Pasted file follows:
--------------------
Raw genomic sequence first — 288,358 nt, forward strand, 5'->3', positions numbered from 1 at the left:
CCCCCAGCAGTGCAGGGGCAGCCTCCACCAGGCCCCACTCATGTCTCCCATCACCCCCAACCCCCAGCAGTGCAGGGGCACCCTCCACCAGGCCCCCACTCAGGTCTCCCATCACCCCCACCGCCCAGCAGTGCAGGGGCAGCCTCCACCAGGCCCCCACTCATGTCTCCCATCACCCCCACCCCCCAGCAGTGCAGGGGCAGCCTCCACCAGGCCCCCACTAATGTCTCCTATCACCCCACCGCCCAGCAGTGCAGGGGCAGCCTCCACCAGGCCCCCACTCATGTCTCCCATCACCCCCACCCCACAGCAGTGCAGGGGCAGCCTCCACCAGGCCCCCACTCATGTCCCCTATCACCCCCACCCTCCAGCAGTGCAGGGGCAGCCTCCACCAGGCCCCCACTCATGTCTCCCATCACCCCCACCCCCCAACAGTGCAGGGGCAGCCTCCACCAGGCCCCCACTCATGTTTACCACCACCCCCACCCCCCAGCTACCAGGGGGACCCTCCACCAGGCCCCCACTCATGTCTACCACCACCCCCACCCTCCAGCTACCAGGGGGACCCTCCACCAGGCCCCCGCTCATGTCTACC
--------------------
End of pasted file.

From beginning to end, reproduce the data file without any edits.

Raw genomic sequence first — 288,358 nt, forward strand, 5'->3', positions numbered from 1 at the left:
CCCCCAGCAGTGCAGGGGCAGCCTCCACCAGGCCCCACTCATGTCTCCCATCACCCCCAACCCCCAGCAGTGCAGGGGCACCCTCCACCAGGCCCCCACTCAGGTCTCCCATCACCCCCACCGCCCAGCAGTGCAGGGGCAGCCTCCACCAGGCCCCCACTCATGTCTCCCATCACCCCCACCCCCCAGCAGTGCAGGGGCAGCCTCCACCAGGCCCCCACTAATGTCTCCTATCACCCCACCGCCCAGCAGTGCAGGGGCAGCCTCCACCAGGCCCCCACTCATGTCTCCCATCACCCCCACCCCACAGCAGTGCAGGGGCAGCCTCCACCAGGCCCCCACTCATGTCCCCTATCACCCCCACCCTCCAGCAGTGCAGGGGCAGCCTCCACCAGGCCCCCACTCATGTCTCCCATCACCCCCACCCCCCAACAGTGCAGGGGCAGCCTCCACCAGGCCCCCACTCATGTTTACCACCACCCCCACCCCCCAGCTACCAGGGGGACCCTCCACCAGGCCCCCACTCATGTCTACCACCACCCCCACCCTCCAGCTACCAGGGGGACCCTCCACCAGGCCCCCGCTCATGTCTACC